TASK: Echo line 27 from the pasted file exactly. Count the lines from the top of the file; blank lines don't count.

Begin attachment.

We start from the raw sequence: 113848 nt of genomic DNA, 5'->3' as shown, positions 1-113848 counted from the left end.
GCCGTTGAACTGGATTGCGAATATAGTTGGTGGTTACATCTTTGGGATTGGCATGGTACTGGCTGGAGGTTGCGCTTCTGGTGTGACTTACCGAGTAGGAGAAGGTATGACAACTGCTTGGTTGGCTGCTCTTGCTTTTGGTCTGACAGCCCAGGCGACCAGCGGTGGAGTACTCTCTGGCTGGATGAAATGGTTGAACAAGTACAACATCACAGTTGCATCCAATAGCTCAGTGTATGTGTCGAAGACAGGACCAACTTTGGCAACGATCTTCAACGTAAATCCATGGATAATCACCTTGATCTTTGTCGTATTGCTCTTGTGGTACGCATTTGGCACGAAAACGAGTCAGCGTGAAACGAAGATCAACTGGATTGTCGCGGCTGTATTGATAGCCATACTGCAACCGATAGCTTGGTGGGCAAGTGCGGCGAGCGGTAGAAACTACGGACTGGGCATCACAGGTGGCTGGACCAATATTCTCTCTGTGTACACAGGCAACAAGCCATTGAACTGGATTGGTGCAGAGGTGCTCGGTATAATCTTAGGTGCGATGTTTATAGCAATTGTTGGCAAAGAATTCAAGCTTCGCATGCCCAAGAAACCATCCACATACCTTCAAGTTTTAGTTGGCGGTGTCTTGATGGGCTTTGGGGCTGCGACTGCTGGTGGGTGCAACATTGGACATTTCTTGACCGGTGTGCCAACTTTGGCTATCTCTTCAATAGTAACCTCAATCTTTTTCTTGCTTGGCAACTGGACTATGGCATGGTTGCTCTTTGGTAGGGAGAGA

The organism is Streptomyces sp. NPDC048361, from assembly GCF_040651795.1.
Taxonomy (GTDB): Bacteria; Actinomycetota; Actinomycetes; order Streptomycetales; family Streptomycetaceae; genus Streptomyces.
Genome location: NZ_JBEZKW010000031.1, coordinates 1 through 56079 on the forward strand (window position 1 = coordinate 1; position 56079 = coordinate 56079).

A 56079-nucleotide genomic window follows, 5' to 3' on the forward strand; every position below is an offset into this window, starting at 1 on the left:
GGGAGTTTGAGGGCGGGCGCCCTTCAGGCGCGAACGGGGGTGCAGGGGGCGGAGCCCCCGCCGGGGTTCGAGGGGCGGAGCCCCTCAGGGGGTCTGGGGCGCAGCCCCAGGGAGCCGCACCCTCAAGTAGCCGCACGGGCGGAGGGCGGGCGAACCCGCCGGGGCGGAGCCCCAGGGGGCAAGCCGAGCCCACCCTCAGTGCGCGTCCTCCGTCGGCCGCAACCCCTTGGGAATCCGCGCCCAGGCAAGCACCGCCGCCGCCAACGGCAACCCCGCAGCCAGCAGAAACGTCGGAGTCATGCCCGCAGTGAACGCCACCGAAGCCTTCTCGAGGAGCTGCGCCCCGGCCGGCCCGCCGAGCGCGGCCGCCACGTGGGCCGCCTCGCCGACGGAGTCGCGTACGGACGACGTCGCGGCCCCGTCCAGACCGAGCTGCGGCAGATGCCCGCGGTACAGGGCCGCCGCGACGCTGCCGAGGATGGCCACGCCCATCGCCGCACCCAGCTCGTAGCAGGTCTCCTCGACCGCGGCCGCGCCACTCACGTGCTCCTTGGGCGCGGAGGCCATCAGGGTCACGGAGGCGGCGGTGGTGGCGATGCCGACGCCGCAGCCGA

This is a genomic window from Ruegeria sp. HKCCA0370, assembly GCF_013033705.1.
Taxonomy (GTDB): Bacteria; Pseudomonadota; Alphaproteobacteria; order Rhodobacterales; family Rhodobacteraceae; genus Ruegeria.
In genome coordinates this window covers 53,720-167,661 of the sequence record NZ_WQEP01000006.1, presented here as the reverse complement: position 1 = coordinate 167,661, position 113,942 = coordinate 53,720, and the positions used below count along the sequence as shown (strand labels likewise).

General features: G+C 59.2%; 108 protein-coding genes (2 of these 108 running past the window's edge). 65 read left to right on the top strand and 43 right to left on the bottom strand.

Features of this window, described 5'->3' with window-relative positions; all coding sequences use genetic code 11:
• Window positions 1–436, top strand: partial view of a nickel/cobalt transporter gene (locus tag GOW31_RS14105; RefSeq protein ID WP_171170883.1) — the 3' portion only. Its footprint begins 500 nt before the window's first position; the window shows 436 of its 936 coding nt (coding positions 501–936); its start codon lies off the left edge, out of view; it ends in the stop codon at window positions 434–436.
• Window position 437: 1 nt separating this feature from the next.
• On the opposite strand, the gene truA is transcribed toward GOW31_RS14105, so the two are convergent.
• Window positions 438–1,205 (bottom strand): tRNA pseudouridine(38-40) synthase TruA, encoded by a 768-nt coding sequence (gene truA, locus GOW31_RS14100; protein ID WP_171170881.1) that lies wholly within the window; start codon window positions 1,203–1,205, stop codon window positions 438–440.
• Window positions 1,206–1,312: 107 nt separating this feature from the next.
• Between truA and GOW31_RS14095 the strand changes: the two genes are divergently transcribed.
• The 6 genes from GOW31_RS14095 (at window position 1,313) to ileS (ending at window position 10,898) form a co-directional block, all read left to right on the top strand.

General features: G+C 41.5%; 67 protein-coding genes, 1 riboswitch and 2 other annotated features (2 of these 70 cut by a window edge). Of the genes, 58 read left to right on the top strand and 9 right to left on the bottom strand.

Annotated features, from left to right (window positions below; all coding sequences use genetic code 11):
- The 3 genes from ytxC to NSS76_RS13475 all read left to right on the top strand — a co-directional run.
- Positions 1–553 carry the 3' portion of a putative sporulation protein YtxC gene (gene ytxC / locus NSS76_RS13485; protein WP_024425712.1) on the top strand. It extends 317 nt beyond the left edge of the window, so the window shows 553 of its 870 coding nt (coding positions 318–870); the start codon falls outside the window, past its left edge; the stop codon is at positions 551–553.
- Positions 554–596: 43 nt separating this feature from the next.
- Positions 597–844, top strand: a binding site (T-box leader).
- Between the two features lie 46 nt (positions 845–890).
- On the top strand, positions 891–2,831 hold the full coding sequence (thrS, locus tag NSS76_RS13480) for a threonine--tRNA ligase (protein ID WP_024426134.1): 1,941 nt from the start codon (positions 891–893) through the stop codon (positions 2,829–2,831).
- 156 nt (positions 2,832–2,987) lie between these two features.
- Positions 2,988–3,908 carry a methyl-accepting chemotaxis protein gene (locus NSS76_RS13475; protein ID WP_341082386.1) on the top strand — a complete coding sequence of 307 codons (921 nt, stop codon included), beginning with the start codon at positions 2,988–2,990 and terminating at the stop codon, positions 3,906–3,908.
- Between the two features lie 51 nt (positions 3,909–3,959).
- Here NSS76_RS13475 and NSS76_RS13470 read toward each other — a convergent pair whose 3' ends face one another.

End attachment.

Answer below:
- On the top strand, positions 891–2,831 hold the full coding sequence (thrS, locus tag NSS76_RS13480) for a threonine--tRNA ligase (protein ID WP_024426134.1): 1,941 nt from the start codon (positions 891–893) through the stop codon (positions 2,829–2,831).